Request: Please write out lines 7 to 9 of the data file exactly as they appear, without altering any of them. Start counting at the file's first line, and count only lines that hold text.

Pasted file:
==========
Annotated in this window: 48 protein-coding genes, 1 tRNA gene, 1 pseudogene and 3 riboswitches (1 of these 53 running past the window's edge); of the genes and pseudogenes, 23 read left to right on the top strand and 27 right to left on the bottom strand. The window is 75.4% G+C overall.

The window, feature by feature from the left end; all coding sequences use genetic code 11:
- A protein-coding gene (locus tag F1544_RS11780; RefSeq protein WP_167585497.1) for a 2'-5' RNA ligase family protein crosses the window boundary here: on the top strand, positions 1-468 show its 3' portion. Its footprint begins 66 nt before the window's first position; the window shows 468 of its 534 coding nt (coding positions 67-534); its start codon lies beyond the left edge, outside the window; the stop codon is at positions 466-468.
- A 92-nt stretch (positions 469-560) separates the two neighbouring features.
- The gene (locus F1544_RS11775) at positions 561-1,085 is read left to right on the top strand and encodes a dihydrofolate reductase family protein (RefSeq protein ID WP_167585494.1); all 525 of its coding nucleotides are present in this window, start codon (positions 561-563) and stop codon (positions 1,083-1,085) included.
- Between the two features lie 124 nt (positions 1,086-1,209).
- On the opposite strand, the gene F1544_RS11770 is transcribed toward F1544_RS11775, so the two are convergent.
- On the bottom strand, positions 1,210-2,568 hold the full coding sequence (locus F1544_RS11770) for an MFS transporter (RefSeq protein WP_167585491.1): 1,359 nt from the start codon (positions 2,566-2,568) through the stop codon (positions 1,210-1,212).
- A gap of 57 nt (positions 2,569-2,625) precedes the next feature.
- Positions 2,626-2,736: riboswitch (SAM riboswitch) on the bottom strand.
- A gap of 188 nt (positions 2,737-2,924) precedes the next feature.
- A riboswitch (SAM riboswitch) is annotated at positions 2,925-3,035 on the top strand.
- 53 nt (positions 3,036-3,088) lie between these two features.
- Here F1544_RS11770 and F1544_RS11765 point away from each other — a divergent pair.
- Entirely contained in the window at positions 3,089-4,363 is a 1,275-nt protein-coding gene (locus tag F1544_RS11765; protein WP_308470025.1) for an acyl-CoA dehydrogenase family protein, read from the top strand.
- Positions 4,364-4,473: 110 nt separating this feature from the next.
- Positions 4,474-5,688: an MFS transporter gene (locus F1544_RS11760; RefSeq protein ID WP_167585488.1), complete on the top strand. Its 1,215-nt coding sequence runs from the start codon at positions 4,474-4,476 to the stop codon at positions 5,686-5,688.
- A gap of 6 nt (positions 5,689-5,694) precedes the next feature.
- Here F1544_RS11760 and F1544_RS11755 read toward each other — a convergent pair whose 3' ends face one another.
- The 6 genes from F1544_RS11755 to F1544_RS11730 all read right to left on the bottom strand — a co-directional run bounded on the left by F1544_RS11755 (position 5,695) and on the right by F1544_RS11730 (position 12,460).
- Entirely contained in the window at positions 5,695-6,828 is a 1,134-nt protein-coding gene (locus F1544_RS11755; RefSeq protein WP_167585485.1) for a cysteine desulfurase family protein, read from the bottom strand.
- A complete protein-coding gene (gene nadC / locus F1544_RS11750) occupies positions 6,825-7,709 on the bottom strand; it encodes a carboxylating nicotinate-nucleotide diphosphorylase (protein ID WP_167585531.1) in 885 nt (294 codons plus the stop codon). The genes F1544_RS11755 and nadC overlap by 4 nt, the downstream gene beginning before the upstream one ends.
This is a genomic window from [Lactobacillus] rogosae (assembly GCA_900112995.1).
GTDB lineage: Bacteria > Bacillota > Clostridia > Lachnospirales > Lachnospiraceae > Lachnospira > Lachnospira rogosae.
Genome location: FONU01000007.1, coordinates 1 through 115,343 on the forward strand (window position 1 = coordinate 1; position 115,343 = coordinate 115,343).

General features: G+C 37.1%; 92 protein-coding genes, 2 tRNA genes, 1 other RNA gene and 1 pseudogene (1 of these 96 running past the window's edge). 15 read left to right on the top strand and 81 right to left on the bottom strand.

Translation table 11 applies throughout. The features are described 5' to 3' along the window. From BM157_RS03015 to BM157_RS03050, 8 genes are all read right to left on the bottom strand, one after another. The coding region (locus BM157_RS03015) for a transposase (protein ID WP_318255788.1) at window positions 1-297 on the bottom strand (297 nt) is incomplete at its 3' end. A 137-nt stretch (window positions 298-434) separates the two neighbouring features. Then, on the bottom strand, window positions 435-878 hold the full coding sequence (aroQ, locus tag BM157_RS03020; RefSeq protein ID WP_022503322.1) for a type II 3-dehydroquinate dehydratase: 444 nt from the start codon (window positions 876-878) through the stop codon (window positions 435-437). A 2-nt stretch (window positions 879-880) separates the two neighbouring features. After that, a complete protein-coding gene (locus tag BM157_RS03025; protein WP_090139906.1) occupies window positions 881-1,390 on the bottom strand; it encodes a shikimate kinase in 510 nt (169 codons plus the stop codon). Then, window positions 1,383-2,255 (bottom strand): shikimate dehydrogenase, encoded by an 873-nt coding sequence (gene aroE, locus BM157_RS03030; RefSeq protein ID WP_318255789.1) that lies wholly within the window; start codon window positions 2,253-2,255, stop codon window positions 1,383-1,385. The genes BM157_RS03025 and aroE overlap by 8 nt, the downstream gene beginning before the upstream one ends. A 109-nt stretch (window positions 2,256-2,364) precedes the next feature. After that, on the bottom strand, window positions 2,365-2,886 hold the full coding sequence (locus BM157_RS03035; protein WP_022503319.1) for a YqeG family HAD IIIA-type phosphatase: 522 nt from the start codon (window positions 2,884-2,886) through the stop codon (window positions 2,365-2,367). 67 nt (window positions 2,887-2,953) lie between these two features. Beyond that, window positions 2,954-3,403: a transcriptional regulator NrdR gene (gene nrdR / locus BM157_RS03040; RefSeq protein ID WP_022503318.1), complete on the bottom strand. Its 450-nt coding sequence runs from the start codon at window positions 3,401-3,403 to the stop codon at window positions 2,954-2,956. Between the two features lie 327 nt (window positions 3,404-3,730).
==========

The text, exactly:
- On the opposite strand, the gene F1544_RS11770 is transcribed toward F1544_RS11775, so the two are convergent.
- On the bottom strand, positions 1,210-2,568 hold the full coding sequence (locus F1544_RS11770) for an MFS transporter (RefSeq protein WP_167585491.1): 1,359 nt from the start codon (positions 2,566-2,568) through the stop codon (positions 1,210-1,212).
- A gap of 57 nt (positions 2,569-2,625) precedes the next feature.